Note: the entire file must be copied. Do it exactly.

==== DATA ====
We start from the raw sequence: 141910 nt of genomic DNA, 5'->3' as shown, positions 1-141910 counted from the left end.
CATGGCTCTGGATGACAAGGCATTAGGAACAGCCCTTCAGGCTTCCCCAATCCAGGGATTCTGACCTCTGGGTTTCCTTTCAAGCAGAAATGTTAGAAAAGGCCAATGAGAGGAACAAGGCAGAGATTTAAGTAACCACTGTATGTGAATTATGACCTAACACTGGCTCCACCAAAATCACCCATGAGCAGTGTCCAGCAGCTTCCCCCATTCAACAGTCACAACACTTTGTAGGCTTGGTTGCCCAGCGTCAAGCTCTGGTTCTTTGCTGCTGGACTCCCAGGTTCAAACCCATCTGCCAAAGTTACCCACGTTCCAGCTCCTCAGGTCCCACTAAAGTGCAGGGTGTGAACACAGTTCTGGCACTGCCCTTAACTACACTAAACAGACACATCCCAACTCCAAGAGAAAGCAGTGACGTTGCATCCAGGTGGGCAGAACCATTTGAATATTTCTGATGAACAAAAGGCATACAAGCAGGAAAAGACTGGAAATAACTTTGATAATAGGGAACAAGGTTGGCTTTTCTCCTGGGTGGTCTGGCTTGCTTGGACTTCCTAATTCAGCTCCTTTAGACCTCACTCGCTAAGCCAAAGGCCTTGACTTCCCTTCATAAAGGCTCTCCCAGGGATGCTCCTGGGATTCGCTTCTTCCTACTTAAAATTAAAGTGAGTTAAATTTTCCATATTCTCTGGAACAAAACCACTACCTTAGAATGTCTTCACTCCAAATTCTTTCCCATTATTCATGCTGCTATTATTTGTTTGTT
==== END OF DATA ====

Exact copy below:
We start from the raw sequence: 141910 nt of genomic DNA, 5'->3' as shown, positions 1-141910 counted from the left end.
CATGGCTCTGGATGACAAGGCATTAGGAACAGCCCTTCAGGCTTCCCCAATCCAGGGATTCTGACCTCTGGGTTTCCTTTCAAGCAGAAATGTTAGAAAAGGCCAATGAGAGGAACAAGGCAGAGATTTAAGTAACCACTGTATGTGAATTATGACCTAACACTGGCTCCACCAAAATCACCCATGAGCAGTGTCCAGCAGCTTCCCCCATTCAACAGTCACAACACTTTGTAGGCTTGGTTGCCCAGCGTCAAGCTCTGGTTCTTTGCTGCTGGACTCCCAGGTTCAAACCCATCTGCCAAAGTTACCCACGTTCCAGCTCCTCAGGTCCCACTAAAGTGCAGGGTGTGAACACAGTTCTGGCACTGCCCTTAACTACACTAAACAGACACATCCCAACTCCAAGAGAAAGCAGTGACGTTGCATCCAGGTGGGCAGAACCATTTGAATATTTCTGATGAACAAAAGGCATACAAGCAGGAAAAGACTGGAAATAACTTTGATAATAGGGAACAAGGTTGGCTTTTCTCCTGGGTGGTCTGGCTTGCTTGGACTTCCTAATTCAGCTCCTTTAGACCTCACTCGCTAAGCCAAAGGCCTTGACTTCCCTTCATAAAGGCTCTCCCAGGGATGCTCCTGGGATTCGCTTCTTCCTACTTAAAATTAAAGTGAGTTAAATTTTCCATATTCTCTGGAACAAAACCACTACCTTAGAATGTCTTCACTCCAAATTCTTTCCCATTATTCATGCTGCTATTATTTGTTTGTT